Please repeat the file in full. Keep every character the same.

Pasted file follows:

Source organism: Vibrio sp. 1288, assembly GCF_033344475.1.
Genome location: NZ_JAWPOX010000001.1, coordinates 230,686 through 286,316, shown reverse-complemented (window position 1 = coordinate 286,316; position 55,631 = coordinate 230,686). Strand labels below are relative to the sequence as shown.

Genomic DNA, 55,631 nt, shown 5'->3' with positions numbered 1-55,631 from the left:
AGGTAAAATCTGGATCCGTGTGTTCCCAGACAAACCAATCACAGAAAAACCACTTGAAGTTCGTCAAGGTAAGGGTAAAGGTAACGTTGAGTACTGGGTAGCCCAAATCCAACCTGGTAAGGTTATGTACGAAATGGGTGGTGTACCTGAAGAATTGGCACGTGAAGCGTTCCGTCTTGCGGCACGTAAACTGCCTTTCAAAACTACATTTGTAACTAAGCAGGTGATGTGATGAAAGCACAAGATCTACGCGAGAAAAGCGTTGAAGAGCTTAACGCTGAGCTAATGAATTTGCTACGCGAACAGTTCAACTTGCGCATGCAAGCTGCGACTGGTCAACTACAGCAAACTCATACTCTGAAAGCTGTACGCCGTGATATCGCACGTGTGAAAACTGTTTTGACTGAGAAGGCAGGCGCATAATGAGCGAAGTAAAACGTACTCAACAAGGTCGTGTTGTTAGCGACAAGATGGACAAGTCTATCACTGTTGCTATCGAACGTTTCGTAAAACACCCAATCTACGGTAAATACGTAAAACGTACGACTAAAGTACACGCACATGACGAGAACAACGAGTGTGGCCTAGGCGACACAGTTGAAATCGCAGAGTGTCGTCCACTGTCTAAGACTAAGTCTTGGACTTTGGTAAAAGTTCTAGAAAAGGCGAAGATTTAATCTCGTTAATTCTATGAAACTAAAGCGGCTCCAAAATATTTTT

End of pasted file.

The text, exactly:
Source organism: Vibrio sp. 1288, assembly GCF_033344475.1.
Genome location: NZ_JAWPOX010000001.1, coordinates 230,686 through 286,316, shown reverse-complemented (window position 1 = coordinate 286,316; position 55,631 = coordinate 230,686). Strand labels below are relative to the sequence as shown.

Genomic DNA, 55,631 nt, shown 5'->3' with positions numbered 1-55,631 from the left:
AGGTAAAATCTGGATCCGTGTGTTCCCAGACAAACCAATCACAGAAAAACCACTTGAAGTTCGTCAAGGTAAGGGTAAAGGTAACGTTGAGTACTGGGTAGCCCAAATCCAACCTGGTAAGGTTATGTACGAAATGGGTGGTGTACCTGAAGAATTGGCACGTGAAGCGTTCCGTCTTGCGGCACGTAAACTGCCTTTCAAAACTACATTTGTAACTAAGCAGGTGATGTGATGAAAGCACAAGATCTACGCGAGAAAAGCGTTGAAGAGCTTAACGCTGAGCTAATGAATTTGCTACGCGAACAGTTCAACTTGCGCATGCAAGCTGCGACTGGTCAACTACAGCAAACTCATACTCTGAAAGCTGTACGCCGTGATATCGCACGTGTGAAAACTGTTTTGACTGAGAAGGCAGGCGCATAATGAGCGAAGTAAAACGTACTCAACAAGGTCGTGTTGTTAGCGACAAGATGGACAAGTCTATCACTGTTGCTATCGAACGTTTCGTAAAACACCCAATCTACGGTAAATACGTAAAACGTACGACTAAAGTACACGCACATGACGAGAACAACGAGTGTGGCCTAGGCGACACAGTTGAAATCGCAGAGTGTCGTCCACTGTCTAAGACTAAGTCTTGGACTTTGGTAAAAGTTCTAGAAAAGGCGAAGATTTAATCTCGTTAATTCTATGAAACTAAAGCGGCTCCAAAATATTTTT